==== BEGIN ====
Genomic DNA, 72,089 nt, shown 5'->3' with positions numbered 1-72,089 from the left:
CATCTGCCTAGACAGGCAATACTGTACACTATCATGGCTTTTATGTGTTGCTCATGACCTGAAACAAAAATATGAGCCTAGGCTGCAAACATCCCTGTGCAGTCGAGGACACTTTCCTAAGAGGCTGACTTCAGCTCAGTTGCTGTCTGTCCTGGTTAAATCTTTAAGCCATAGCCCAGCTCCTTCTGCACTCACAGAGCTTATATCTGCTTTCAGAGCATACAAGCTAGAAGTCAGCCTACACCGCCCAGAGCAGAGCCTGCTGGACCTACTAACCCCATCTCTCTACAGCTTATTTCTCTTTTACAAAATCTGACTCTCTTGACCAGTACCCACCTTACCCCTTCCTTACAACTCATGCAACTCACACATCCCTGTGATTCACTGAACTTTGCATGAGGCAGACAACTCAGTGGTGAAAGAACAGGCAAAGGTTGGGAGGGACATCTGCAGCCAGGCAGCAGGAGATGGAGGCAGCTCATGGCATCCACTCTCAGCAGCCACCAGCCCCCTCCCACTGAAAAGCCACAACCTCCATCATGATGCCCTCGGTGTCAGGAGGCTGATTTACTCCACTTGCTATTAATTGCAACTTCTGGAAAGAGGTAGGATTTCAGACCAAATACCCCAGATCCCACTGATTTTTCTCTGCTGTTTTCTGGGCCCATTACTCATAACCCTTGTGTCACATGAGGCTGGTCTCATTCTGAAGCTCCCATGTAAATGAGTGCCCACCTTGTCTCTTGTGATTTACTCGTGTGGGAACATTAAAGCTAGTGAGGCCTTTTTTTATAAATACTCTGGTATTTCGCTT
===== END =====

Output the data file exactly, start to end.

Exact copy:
Genomic DNA, 72,089 nt, shown 5'->3' with positions numbered 1-72,089 from the left:
CATCTGCCTAGACAGGCAATACTGTACACTATCATGGCTTTTATGTGTTGCTCATGACCTGAAACAAAAATATGAGCCTAGGCTGCAAACATCCCTGTGCAGTCGAGGACACTTTCCTAAGAGGCTGACTTCAGCTCAGTTGCTGTCTGTCCTGGTTAAATCTTTAAGCCATAGCCCAGCTCCTTCTGCACTCACAGAGCTTATATCTGCTTTCAGAGCATACAAGCTAGAAGTCAGCCTACACCGCCCAGAGCAGAGCCTGCTGGACCTACTAACCCCATCTCTCTACAGCTTATTTCTCTTTTACAAAATCTGACTCTCTTGACCAGTACCCACCTTACCCCTTCCTTACAACTCATGCAACTCACACATCCCTGTGATTCACTGAACTTTGCATGAGGCAGACAACTCAGTGGTGAAAGAACAGGCAAAGGTTGGGAGGGACATCTGCAGCCAGGCAGCAGGAGATGGAGGCAGCTCATGGCATCCACTCTCAGCAGCCACCAGCCCCCTCCCACTGAAAAGCCACAACCTCCATCATGATGCCCTCGGTGTCAGGAGGCTGATTTACTCCACTTGCTATTAATTGCAACTTCTGGAAAGAGGTAGGATTTCAGACCAAATACCCCAGATCCCACTGATTTTTCTCTGCTGTTTTCTGGGCCCATTACTCATAACCCTTGTGTCACATGAGGCTGGTCTCATTCTGAAGCTCCCATGTAAATGAGTGCCCACCTTGTCTCTTGTGATTTACTCGTGTGGGAACATTAAAGCTAGTGAGGCCTTTTTTTATAAATACTCTGGTATTTCGCTT